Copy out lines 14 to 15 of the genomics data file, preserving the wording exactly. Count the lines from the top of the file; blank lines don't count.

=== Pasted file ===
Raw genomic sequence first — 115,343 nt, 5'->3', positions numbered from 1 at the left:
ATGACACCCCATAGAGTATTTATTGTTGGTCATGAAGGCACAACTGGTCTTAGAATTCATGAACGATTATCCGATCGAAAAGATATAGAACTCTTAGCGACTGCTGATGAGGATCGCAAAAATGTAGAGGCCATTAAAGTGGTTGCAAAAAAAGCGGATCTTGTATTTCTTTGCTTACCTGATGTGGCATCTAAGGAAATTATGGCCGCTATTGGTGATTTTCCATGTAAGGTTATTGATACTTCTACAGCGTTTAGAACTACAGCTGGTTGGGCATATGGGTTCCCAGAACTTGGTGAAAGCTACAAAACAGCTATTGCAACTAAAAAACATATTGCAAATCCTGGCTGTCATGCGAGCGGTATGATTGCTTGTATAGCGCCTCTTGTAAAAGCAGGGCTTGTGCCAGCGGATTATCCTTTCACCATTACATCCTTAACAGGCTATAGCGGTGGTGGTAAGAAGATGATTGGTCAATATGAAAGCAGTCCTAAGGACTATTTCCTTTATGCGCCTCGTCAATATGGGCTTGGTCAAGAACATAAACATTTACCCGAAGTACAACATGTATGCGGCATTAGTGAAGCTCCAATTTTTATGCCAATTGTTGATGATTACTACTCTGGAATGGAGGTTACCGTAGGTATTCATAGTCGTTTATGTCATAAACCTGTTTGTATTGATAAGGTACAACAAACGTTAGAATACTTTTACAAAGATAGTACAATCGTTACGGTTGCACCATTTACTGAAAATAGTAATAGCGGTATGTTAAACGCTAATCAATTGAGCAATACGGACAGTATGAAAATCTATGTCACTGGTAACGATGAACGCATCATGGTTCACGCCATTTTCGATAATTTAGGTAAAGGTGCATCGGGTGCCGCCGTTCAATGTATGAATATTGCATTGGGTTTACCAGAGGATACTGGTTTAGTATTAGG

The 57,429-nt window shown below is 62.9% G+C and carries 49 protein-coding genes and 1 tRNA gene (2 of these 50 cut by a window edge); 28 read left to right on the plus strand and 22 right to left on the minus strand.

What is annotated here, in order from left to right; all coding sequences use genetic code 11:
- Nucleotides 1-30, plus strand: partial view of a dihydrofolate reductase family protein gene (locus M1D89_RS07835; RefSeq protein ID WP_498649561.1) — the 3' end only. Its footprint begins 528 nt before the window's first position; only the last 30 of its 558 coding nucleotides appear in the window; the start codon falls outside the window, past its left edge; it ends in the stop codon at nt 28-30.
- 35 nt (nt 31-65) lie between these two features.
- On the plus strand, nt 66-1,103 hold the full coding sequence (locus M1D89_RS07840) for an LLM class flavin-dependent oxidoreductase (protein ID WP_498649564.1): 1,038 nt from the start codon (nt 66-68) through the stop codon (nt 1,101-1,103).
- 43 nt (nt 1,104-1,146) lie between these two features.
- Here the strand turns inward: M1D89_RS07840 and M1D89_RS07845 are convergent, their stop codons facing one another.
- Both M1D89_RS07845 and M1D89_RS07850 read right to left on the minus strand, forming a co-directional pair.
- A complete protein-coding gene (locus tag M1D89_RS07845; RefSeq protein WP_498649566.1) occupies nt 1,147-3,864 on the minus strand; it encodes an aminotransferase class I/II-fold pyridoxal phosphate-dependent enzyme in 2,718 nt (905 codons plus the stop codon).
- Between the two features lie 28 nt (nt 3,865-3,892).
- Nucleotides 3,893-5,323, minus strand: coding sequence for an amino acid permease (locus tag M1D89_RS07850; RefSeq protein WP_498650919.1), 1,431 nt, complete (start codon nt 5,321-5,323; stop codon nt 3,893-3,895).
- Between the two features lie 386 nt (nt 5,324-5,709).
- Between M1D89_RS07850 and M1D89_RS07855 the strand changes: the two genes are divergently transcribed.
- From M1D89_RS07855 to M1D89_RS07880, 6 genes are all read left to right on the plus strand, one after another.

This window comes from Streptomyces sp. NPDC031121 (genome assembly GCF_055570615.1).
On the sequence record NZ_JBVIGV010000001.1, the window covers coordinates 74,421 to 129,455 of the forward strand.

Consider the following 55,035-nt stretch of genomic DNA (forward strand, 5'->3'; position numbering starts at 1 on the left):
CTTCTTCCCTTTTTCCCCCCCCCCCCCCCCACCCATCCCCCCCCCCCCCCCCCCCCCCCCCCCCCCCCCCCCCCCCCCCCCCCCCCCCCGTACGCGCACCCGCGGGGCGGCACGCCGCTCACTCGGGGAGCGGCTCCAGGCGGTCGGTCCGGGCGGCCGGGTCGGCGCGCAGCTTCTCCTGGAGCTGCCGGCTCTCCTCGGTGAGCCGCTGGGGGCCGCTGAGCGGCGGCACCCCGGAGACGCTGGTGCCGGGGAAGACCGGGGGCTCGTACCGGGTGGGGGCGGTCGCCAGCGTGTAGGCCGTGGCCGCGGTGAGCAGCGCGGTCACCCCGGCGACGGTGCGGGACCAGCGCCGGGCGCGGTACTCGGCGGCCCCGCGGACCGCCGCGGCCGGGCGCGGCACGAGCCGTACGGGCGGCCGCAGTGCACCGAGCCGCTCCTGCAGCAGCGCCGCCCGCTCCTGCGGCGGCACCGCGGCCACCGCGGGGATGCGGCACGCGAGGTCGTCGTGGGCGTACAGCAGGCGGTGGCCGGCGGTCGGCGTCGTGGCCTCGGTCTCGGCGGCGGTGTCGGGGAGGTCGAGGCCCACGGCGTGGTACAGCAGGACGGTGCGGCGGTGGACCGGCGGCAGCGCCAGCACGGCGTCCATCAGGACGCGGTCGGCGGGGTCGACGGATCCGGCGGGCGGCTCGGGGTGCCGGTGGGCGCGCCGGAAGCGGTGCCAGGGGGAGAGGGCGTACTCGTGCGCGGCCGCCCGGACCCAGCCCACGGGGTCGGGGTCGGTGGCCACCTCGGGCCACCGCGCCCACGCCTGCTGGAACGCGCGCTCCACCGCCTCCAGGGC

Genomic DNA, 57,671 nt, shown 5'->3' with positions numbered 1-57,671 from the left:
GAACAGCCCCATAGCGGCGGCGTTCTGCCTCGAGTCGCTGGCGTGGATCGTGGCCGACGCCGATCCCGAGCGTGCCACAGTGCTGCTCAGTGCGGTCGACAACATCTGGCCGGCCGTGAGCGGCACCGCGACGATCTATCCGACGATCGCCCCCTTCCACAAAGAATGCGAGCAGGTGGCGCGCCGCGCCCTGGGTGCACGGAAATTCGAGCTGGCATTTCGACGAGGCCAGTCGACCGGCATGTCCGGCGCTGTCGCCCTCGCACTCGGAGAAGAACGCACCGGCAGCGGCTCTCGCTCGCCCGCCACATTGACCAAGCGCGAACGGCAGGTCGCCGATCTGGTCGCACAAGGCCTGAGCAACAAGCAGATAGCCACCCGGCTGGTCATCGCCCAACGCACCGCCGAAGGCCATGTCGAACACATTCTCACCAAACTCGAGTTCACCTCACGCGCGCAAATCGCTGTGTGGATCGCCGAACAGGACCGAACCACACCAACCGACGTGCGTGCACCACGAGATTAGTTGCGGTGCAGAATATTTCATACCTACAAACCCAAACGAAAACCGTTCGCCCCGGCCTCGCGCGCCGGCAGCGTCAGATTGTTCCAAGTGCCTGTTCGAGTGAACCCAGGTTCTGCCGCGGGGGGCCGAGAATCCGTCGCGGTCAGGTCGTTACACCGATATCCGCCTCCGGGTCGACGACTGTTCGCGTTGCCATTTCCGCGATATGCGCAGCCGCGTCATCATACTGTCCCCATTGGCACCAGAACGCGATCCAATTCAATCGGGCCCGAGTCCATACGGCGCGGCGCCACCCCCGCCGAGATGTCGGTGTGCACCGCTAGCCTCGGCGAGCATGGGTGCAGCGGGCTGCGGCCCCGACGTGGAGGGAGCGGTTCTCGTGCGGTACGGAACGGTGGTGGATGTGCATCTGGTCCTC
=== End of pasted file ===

- Between the two features lie 386 nt (nt 5,324-5,709).
- Between M1D89_RS07850 and M1D89_RS07855 the strand changes: the two genes are divergently transcribed.